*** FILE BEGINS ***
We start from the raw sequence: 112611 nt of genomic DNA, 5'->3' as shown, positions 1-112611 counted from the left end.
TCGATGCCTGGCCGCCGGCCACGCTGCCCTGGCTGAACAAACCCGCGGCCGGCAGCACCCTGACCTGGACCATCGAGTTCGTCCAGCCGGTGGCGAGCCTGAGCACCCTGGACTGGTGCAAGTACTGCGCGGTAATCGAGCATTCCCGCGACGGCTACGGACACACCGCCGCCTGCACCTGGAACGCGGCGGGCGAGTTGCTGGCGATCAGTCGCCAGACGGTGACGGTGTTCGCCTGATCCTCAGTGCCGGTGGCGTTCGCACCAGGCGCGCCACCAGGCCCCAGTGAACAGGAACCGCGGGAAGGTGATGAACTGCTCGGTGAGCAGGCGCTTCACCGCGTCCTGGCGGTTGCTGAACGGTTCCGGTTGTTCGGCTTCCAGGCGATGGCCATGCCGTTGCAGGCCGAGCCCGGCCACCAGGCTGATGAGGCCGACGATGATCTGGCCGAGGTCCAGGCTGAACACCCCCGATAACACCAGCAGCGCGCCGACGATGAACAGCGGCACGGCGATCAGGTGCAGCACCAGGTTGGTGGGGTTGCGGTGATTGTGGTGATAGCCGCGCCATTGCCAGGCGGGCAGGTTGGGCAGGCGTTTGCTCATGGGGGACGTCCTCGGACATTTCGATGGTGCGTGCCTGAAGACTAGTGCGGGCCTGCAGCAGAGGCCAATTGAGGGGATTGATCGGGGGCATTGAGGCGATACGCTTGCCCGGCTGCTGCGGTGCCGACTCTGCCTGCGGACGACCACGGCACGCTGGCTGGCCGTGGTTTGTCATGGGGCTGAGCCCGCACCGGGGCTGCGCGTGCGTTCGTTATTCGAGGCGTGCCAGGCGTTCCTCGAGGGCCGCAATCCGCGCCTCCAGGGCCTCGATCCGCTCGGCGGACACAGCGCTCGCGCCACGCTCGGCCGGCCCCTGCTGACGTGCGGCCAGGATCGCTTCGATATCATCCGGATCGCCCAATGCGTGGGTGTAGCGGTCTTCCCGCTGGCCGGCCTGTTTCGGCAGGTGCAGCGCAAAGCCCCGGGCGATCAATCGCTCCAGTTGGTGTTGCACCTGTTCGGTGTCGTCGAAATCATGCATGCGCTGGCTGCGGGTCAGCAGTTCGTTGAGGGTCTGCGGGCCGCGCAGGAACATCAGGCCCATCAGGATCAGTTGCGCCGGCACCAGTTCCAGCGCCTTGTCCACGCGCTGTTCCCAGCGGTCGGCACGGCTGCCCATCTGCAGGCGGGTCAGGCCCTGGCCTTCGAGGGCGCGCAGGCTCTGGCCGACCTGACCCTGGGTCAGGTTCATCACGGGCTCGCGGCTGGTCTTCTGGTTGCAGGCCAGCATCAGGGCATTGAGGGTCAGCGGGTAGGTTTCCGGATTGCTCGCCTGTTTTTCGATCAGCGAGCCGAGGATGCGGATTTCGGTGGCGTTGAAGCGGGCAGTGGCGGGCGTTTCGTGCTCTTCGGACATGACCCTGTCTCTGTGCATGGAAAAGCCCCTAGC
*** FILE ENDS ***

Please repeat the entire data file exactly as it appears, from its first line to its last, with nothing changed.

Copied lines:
We start from the raw sequence: 112611 nt of genomic DNA, 5'->3' as shown, positions 1-112611 counted from the left end.
TCGATGCCTGGCCGCCGGCCACGCTGCCCTGGCTGAACAAACCCGCGGCCGGCAGCACCCTGACCTGGACCATCGAGTTCGTCCAGCCGGTGGCGAGCCTGAGCACCCTGGACTGGTGCAAGTACTGCGCGGTAATCGAGCATTCCCGCGACGGCTACGGACACACCGCCGCCTGCACCTGGAACGCGGCGGGCGAGTTGCTGGCGATCAGTCGCCAGACGGTGACGGTGTTCGCCTGATCCTCAGTGCCGGTGGCGTTCGCACCAGGCGCGCCACCAGGCCCCAGTGAACAGGAACCGCGGGAAGGTGATGAACTGCTCGGTGAGCAGGCGCTTCACCGCGTCCTGGCGGTTGCTGAACGGTTCCGGTTGTTCGGCTTCCAGGCGATGGCCATGCCGTTGCAGGCCGAGCCCGGCCACCAGGCTGATGAGGCCGACGATGATCTGGCCGAGGTCCAGGCTGAACACCCCCGATAACACCAGCAGCGCGCCGACGATGAACAGCGGCACGGCGATCAGGTGCAGCACCAGGTTGGTGGGGTTGCGGTGATTGTGGTGATAGCCGCGCCATTGCCAGGCGGGCAGGTTGGGCAGGCGTTTGCTCATGGGGGACGTCCTCGGACATTTCGATGGTGCGTGCCTGAAGACTAGTGCGGGCCTGCAGCAGAGGCCAATTGAGGGGATTGATCGGGGGCATTGAGGCGATACGCTTGCCCGGCTGCTGCGGTGCCGACTCTGCCTGCGGACGACCACGGCACGCTGGCTGGCCGTGGTTTGTCATGGGGCTGAGCCCGCACCGGGGCTGCGCGTGCGTTCGTTATTCGAGGCGTGCCAGGCGTTCCTCGAGGGCCGCAATCCGCGCCTCCAGGGCCTCGATCCGCTCGGCGGACACAGCGCTCGCGCCACGCTCGGCCGGCCCCTGCTGACGTGCGGCCAGGATCGCTTCGATATCATCCGGATCGCCCAATGCGTGGGTGTAGCGGTCTTCCCGCTGGCCGGCCTGTTTCGGCAGGTGCAGCGCAAAGCCCCGGGCGATCAATCGCTCCAGTTGGTGTTGCACCTGTTCGGTGTCGTCGAAATCATGCATGCGCTGGCTGCGGGTCAGCAGTTCGTTGAGGGTCTGCGGGCCGCGCAGGAACATCAGGCCCATCAGGATCAGTTGCGCCGGCACCAGTTCCAGCGCCTTGTCCACGCGCTGTTCCCAGCGGTCGGCACGGCTGCCCATCTGCAGGCGGGTCAGGCCCTGGCCTTCGAGGGCGCGCAGGCTCTGGCCGACCTGACCCTGGGTCAGGTTCATCACGGGCTCGCGGCTGGTCTTCTGGTTGCAGGCCAGCATCAGGGCATTGAGGGTCAGCGGGTAGGTTTCCGGATTGCTCGCCTGTTTTTCGATCAGCGAGCCGAGGATGCGGATTTCGGTGGCGTTGAAGCGGGCAGTGGCGGGCGTTTCGTGCTCTTCGGACATGACCCTGTCTCTGTGCATGGAAAAGCCCCTAGC